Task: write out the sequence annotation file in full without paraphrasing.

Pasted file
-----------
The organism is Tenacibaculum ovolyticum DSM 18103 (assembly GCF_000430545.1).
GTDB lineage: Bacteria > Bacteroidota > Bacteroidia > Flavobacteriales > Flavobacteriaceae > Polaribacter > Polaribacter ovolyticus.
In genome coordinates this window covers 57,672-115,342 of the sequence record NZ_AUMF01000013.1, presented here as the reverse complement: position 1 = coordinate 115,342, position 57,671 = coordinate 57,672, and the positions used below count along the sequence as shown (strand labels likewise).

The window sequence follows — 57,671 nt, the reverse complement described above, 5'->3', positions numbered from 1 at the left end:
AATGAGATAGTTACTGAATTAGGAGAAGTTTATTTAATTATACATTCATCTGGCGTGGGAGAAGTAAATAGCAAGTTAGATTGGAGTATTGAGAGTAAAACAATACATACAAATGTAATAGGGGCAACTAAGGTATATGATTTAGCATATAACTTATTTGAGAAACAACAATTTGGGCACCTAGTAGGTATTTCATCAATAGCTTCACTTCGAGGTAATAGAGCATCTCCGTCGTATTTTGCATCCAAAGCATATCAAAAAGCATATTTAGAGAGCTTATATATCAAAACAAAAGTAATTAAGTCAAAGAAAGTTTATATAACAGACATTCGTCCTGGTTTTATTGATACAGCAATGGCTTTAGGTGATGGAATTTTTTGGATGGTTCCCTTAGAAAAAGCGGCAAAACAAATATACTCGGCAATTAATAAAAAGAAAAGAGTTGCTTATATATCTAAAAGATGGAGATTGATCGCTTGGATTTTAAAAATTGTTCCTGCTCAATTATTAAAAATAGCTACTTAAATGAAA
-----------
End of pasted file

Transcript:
The organism is Tenacibaculum ovolyticum DSM 18103 (assembly GCF_000430545.1).
GTDB lineage: Bacteria > Bacteroidota > Bacteroidia > Flavobacteriales > Flavobacteriaceae > Polaribacter > Polaribacter ovolyticus.
In genome coordinates this window covers 57,672-115,342 of the sequence record NZ_AUMF01000013.1, presented here as the reverse complement: position 1 = coordinate 115,342, position 57,671 = coordinate 57,672, and the positions used below count along the sequence as shown (strand labels likewise).

The window sequence follows — 57,671 nt, the reverse complement described above, 5'->3', positions numbered from 1 at the left end:
AATGAGATAGTTACTGAATTAGGAGAAGTTTATTTAATTATACATTCATCTGGCGTGGGAGAAGTAAATAGCAAGTTAGATTGGAGTATTGAGAGTAAAACAATACATACAAATGTAATAGGGGCAACTAAGGTATATGATTTAGCATATAACTTATTTGAGAAACAACAATTTGGGCACCTAGTAGGTATTTCATCAATAGCTTCACTTCGAGGTAATAGAGCATCTCCGTCGTATTTTGCATCCAAAGCATATCAAAAAGCATATTTAGAGAGCTTATATATCAAAACAAAAGTAATTAAGTCAAAGAAAGTTTATATAACAGACATTCGTCCTGGTTTTATTGATACAGCAATGGCTTTAGGTGATGGAATTTTTTGGATGGTTCCCTTAGAAAAAGCGGCAAAACAAATATACTCGGCAATTAATAAAAAGAAAAGAGTTGCTTATATATCTAAAAGATGGAGATTGATCGCTTGGATTTTAAAAATTGTTCCTGCTCAATTATTAAAAATAGCTACTTAAATGAAA